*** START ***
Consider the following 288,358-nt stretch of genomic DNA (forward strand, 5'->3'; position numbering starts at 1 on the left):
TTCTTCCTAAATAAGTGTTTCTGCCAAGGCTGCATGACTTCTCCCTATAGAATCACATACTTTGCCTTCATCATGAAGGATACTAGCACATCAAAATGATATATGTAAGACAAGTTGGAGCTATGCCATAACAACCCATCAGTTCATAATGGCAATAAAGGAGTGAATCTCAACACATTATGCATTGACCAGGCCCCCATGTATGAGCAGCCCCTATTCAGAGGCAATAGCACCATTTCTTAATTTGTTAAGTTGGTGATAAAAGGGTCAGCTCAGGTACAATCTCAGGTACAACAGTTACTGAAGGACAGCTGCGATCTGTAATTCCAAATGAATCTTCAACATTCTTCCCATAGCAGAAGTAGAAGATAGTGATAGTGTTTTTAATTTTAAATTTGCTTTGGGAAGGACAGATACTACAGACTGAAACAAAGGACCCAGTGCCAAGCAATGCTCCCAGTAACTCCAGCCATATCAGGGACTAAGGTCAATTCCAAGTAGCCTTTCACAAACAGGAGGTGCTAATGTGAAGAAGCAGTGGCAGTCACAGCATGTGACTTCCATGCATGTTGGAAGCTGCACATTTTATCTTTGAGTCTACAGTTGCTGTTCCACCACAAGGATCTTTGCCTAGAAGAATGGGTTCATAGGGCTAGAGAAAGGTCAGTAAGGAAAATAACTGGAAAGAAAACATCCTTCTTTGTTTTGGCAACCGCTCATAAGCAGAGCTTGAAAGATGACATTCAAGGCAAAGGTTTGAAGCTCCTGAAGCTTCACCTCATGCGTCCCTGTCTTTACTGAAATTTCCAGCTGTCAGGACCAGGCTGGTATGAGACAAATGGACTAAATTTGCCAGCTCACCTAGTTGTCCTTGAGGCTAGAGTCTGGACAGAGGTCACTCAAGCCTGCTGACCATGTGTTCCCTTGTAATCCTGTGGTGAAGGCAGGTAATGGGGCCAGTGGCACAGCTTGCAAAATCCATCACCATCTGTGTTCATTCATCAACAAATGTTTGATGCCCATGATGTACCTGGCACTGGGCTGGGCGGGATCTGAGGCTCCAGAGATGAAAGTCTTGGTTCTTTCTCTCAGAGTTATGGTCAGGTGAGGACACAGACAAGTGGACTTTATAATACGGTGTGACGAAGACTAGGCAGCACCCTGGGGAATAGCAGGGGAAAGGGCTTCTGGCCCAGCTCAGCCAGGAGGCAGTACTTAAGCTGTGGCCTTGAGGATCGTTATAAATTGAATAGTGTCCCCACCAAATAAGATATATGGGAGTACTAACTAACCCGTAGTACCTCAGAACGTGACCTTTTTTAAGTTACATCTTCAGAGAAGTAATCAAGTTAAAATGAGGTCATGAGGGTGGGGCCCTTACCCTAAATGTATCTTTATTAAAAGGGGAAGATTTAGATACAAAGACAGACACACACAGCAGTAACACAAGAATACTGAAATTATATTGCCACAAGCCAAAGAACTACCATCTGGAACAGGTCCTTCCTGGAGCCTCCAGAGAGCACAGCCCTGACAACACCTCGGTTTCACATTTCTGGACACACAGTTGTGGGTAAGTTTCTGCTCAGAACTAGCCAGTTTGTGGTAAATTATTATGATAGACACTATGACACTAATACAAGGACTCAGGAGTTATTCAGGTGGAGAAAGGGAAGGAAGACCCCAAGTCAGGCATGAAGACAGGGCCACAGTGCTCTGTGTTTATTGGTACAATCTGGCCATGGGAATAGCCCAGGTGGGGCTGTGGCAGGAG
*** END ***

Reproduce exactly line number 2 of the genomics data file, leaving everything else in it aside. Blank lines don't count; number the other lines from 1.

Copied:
TTCTTCCTAAATAAGTGTTTCTGCCAAGGCTGCATGACTTCTCCCTATAGAATCACATACTTTGCCTTCATCATGAAGGATACTAGCACATCAAAATGATATATGTAAGACAAGTTGGAGCTATGCCATAACAACCCATCAGTTCATAATGGCAATAAAGGAGTGAATCTCAACACATTATGCATTGACCAGGCCCCCATGTATGAGCAGCCCCTATTCAGAGGCAATAGCACCATTTCTTAATTTGTTAAGTTGGTGATAAAAGGGTCAGCTCAGGTACAATCTCAGGTACAACAGTTACTGAAGGACAGCTGCGATCTGTAATTCCAAATGAATCTTCAACATTCTTCCCATAGCAGAAGTAGAAGATAGTGATAGTGTTTTTAATTTTAAATTTGCTTTGGGAAGGACAGATACTACAGACTGAAACAAAGGACCCAGTGCCAAGCAATGCTCCCAGTAACTCCAGCCATATCAGGGACTAAGGTCAATTCCAAGTAGCCTTTCACAAACAGGAGGTGCTAATGTGAAGAAGCAGTGGCAGTCACAGCATGTGACTTCCATGCATGTTGGAAGCTGCACATTTTATCTTTGAGTCTACAGTTGCTGTTCCACCACAAGGATCTTTGCCTAGAAGAATGGGTTCATAGGGCTAGAGAAAGGTCAGTAAGGAAAATAACTGGAAAGAAAACATCCTTCTTTGTTTTGGCAACCGCTCATAAGCAGAGCTTGAAAGATGACATTCAAGGCAAAGGTTTGAAGCTCCTGAAGCTTCACCTCATGCGTCCCTGTCTTTACTGAAATTTCCAGCTGTCAGGACCAGGCTGGTATGAGACAAATGGACTAAATTTGCCAGCTCACCTAGTTGTCCTTGAGGCTAGAGTCTGGACAGAGGTCACTCAAGCCTGCTGACCATGTGTTCCCTTGTAATCCTGTGGTGAAGGCAGGTAATGGGGCCAGTGGCACAGCTTGCAAAATCCATCACCATCTGTGTTCATTCATCAACAAATGTTTGATGCCCATGATGTACCTGGCACTGGGCTGGGCGGGATCTGAGGCTCCAGAGATGAAAGTCTTGGTTCTTTCTCTCAGAGTTATGGTCAGGTGAGGACACAGACAAGTGGACTTTATAATACGGTGTGACGAAGACTAGGCAGCACCCTGGGGAATAGCAGGGGAAAGGGCTTCTGGCCCAGCTCAGCCAGGAGGCAGTACTTAAGCTGTGGCCTTGAGGATCGTTATAAATTGAATAGTGTCCCCACCAAATAAGATATATGGGAGTACTAACTAACCCGTAGTACCTCAGAACGTGACCTTTTTTAAGTTACATCTTCAGAGAAGTAATCAAGTTAAAATGAGGTCATGAGGGTGGGGCCCTTACCCTAAATGTATCTTTATTAAAAGGGGAAGATTTAGATACAAAGACAGACACACACAGCAGTAACACAAGAATACTGAAATTATATTGCCACAAGCCAAAGAACTACCATCTGGAACAGGTCCTTCCTGGAGCCTCCAGAGAGCACAGCCCTGACAACACCTCGGTTTCACATTTCTGGACACACAGTTGTGGGTAAGTTTCTGCTCAGAACTAGCCAGTTTGTGGTAAATTATTATGATAGACACTATGACACTAATACAAGGACTCAGGAGTTATTCAGGTGGAGAAAGGGAAGGAAGACCCCAAGTCAGGCATGAAGACAGGGCCACAGTGCTCTGTGTTTATTGGTACAATCTGGCCATGGGAATAGCCCAGGTGGGGCTGTGGCAGGAG